State legislators amended the New York Vehicle and Traffic Law in August 2010 to add a provision to Leandra’s Law. Since then, anyone convicted of DWI must install an ignition interlock device. IIDs measure a driver’s blood alcohol content before a vehicle can start. If the driver’s BAC exceeds .025, then the ignition will not work.
If you are facing charges for drunk driving, a DWI lawyer in White Plains may be able to help. Call the Law Offices of Darren DeUrso at 914-772-8614 to discuss your charges in a free consultation. Until then, here are five facts to know about IIDs:
- The Alcohol Reader Can Make Mistakes
Some mouthwashes contain alcohol. If you use Listerine, for example, then your car may not start until the reader stops detecting it – even if there is no alcohol in your system.
- All of Your Vehicles Must Have an IID
If the court orders you to install an IID, the order applies to every vehicle that you own or operate. If you are married, then your wife’s car will have to get a device, too. Your children, if old enough to own a vehicle, will have to get one. If you operate vehicles for work, all of them will need an IID, as well. If you do not want to put everybody through this inconvenience, then you must prove that you will not have access to those cars.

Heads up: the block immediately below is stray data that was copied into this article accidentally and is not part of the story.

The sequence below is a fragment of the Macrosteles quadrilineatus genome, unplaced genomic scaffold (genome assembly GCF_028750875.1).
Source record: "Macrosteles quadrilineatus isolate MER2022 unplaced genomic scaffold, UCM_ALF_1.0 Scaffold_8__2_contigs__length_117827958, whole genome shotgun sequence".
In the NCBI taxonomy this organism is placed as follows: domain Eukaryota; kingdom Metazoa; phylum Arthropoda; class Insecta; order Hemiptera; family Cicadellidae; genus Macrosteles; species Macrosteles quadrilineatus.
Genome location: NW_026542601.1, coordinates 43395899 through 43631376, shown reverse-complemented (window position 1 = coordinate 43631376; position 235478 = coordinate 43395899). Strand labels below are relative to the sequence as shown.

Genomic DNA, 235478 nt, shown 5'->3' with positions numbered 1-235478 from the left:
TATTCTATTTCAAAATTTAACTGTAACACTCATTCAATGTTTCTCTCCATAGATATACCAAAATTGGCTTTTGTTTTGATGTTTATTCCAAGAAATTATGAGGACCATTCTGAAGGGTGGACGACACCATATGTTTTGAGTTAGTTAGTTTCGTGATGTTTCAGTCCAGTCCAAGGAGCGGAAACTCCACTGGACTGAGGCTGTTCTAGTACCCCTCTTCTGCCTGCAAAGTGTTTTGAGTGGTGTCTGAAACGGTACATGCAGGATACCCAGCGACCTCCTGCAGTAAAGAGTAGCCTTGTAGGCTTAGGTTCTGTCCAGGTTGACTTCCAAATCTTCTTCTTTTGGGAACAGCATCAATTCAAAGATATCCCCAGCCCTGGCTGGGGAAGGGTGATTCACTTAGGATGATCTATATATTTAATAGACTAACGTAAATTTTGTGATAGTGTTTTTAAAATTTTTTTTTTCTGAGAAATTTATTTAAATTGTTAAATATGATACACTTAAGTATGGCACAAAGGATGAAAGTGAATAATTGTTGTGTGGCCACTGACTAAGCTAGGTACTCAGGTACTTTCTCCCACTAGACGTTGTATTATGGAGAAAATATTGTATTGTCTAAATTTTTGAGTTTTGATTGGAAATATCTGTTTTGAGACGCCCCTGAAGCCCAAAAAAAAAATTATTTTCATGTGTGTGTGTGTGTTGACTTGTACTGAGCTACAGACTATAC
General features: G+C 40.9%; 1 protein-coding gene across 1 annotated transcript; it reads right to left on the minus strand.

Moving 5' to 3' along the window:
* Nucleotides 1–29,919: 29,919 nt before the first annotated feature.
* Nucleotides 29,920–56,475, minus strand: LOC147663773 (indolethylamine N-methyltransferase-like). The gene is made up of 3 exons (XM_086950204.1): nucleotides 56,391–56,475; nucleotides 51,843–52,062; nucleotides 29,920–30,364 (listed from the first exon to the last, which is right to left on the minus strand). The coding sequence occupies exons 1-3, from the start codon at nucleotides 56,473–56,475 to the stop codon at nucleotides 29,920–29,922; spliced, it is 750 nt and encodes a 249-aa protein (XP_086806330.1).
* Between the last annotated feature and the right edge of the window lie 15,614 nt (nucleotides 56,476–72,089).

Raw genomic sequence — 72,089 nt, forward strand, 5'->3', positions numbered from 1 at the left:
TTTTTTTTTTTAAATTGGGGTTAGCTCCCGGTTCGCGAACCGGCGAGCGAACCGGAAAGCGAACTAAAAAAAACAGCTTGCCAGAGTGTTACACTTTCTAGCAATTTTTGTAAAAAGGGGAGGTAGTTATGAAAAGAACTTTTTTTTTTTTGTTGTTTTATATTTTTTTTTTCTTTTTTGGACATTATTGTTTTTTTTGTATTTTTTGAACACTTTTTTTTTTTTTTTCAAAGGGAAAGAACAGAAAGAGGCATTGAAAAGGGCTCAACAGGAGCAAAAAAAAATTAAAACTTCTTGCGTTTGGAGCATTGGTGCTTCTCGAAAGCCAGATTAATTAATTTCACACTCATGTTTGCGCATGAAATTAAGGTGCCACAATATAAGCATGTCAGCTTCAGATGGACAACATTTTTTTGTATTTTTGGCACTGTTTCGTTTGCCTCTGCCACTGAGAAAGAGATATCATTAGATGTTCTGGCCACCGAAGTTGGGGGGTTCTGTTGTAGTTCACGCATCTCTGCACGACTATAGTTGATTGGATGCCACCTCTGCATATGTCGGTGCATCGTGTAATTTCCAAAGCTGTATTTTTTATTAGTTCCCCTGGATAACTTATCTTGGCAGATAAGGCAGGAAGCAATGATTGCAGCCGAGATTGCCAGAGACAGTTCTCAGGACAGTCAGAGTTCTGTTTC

- Only Select Vendors Can Install IIDs
The law requires convicted DWI offenders to use an IID for a minimum of six months. However, most of these orders stipulate that the device must remain in the car for at least one year. You will have to pay for installation and maintenance yourself, and the court requires that only select vendors install and care for the device. Maintenance alone costs more than $75 per month.
- IIDs Are Compulsory for All DWI Convictions
All DWI convictions include the order to install an IID. This provision is non-negotiable. It includes common law DWI, meaning that an officer’s observation of obvious intoxication, such as slurry speech and loss of balance, is enough evidence to justify the order. Of course, breathalyzer, urine and blood tests can also prove a driver’s intoxication and lead to an IID installation order.
This provision extends to aggravated and felony DWI convictions. The only exception to this rule is for Driving While Ability Impaired. DWAI is a traffic violation and not a criminal offense, and as such, the penalties do not include compulsory IID installation.
- The Court Requires Proof of Installation
When courts sentence DWI offenders, the convicted must go to the Department of Probation for directions on how to get an IID. The defendant must then go to a specially authorized facility for the procedure and return to court with evidence that the vehicle complies with the order. Additionally, offenders must provide proof that any vehicles they own or operate have IIDs.
If police charge you with any form of DWI, an experienced DWI attorney can provide invaluable legal guidance. Call the Law Offices of Darren DeUrso at 914-772-8614 to start planning your defense.